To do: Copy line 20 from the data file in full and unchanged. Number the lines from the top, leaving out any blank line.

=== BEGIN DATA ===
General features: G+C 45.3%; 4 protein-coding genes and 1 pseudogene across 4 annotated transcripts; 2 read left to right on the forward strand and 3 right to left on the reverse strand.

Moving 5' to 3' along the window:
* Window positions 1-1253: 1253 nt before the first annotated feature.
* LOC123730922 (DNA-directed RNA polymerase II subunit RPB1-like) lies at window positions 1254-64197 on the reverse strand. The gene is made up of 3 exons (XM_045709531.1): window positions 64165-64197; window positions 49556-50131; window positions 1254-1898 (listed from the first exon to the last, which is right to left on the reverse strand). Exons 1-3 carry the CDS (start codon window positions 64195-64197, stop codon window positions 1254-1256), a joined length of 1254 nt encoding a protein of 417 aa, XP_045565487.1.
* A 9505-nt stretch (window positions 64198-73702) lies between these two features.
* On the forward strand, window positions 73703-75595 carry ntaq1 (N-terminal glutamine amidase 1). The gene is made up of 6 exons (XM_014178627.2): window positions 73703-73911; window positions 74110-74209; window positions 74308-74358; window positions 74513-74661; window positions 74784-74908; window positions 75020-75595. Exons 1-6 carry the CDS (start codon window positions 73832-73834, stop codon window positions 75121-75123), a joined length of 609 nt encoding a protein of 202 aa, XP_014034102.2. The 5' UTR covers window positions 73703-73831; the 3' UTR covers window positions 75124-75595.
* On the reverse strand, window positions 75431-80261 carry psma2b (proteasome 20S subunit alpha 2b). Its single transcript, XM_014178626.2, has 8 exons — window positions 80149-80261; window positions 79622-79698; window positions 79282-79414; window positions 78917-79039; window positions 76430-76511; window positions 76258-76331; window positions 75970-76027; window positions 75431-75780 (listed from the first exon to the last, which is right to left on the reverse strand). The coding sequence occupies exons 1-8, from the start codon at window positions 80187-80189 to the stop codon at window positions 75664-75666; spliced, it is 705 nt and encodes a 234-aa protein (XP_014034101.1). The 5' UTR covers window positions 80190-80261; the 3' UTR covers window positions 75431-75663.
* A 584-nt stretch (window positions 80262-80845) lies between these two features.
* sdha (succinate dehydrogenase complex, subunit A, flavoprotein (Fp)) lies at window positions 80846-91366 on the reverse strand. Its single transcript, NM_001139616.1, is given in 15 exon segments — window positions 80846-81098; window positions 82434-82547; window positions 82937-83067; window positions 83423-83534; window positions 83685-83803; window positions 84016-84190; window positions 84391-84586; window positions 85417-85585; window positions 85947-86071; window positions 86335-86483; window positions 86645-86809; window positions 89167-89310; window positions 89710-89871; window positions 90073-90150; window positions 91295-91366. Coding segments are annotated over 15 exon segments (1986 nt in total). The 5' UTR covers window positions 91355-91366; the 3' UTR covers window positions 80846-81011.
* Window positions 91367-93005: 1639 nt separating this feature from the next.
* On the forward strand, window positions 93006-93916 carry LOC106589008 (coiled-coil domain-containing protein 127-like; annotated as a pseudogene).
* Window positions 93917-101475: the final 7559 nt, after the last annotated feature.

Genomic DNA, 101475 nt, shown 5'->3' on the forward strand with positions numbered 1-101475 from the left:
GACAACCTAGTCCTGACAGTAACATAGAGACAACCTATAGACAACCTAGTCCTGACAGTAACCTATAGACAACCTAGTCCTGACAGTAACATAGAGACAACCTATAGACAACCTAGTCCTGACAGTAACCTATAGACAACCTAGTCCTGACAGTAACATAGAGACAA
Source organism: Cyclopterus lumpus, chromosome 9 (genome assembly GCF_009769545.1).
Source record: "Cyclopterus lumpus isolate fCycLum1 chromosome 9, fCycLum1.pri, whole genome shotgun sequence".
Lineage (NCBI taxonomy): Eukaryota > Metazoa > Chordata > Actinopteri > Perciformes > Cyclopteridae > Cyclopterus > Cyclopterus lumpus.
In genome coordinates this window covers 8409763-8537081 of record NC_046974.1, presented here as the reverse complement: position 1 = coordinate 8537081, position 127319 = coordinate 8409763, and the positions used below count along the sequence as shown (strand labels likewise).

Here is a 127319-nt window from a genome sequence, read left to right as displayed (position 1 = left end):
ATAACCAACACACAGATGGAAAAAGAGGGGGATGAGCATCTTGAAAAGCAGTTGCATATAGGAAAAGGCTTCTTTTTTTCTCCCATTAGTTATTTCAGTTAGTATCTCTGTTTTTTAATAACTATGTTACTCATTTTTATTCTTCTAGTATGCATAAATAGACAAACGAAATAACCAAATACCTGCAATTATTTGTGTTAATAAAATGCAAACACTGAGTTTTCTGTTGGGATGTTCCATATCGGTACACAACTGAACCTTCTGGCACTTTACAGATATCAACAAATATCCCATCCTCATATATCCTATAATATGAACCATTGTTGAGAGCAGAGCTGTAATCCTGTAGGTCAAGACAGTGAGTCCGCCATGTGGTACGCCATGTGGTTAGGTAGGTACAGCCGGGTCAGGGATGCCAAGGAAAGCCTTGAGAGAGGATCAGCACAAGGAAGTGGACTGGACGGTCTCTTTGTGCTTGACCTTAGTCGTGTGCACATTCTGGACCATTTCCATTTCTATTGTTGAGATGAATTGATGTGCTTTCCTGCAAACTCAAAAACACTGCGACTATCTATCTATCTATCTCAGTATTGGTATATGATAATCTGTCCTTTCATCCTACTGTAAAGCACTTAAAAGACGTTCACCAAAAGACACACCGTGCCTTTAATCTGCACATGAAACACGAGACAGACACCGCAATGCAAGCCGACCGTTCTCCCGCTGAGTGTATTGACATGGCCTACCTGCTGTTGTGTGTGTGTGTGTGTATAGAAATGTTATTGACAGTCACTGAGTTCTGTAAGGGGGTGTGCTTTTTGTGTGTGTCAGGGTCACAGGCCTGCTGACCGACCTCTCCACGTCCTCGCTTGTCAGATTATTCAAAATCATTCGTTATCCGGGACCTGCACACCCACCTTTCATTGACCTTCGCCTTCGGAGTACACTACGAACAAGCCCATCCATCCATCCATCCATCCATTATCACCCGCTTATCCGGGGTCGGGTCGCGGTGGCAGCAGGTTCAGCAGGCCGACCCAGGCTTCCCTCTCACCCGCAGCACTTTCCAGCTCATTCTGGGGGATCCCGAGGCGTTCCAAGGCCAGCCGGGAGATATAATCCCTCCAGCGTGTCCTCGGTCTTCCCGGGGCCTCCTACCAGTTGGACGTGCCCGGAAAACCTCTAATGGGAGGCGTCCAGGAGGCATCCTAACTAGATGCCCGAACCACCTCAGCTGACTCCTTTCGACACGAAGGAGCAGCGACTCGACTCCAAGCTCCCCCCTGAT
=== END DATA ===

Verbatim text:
ATAACCAACACACAGATGGAAAAAGAGGGGGATGAGCATCTTGAAAAGCAGTTGCATATAGGAAAAGGCTTCTTTTTTTCTCCCATTAGTTATTTCAGTTAGTATCTCTGTTTTTTAATAACTATGTTACTCATTTTTATTCTTCTAGTATGCATAAATAGACAAACGAAATAACCAAATACCTGCAATTATTTGTGTTAATAAAATGCAAACACTGAGTTTTCTGTTGGGATGTTCCATATCGGTACACAACTGAACCTTCTGGCACTTTACAGATATCAACAAATATCCCATCCTCATATATCCTATAATATGAACCATTGTTGAGAGCAGAGCTGTAATCCTGTAGGTCAAGACAGTGAGTCCGCCATGTGGTACGCCATGTGGTTAGGTAGGTACAGCCGGGTCAGGGATGCCAAGGAAAGCCTTGAGAGAGGATCAGCACAAGGAAGTGGACTGGACGGTCTCTTTGTGCTTGACCTTAGTCGTGTGCACATTCTGGACCATTTCCATTTCTATTGTTGAGATGAATTGATGTGCTTTCCTGCAAACTCAAAAACACTGCGACTATCTATCTATCTATCTCAGTATTGGTATATGATAATCTGTCCTTTCATCCTACTGTAAAGCACTTAAAAGACGTTCACCAAAAGACACACCGTGCCTTTAATCTGCACATGAAACACGAGACAGACACCGCAATGCAAGCCGACCGTTCTCCCGCTGAGTGTATTGACATGGCCTACCTGCTGTTGTGTGTGTGTGTGTGTATAGAAATGTTATTGACAGTCACTGAGTTCTGTAAGGGGGTGTGCTTTTTGTGTGTGTCAGGGTCACAGGCCTGCTGACCGACCTCTCCACGTCCTCGCTTGTCAGATTATTCAAAATCATTCGTTATCCGGGACCTGCACACCCACCTTTCATTGACCTTCGCCTTCGGAGTACACTACGAACAAGCCCATCCATCCATCCATCCATCCATTATCACCCGCTTATCCGGGGTCGGGTCGCGGTGGCAGCAGGTTCAGCAGGCCGACCCAGGCTTCCCTCTCACCCGCAGCACTTTCCAGCTCATTCTGGGGGATCCCGAGGCGTTCCAAGGCCAGCCGGGAGATATAATCCCTCCAGCGTGTCCTCGGTCTTCCCGGGGCCTCCTACCAGTTGGACGTGCCCGGAAAACCTCTAATGGGAGGCGTCCAGGAGGCATCCTAACTAGATGCCCGAACCACCTCAGCTGACTCCTTTCGACACGAAGGAGCAGCGACTCGACTCCAAGCTCCCCCCTGAT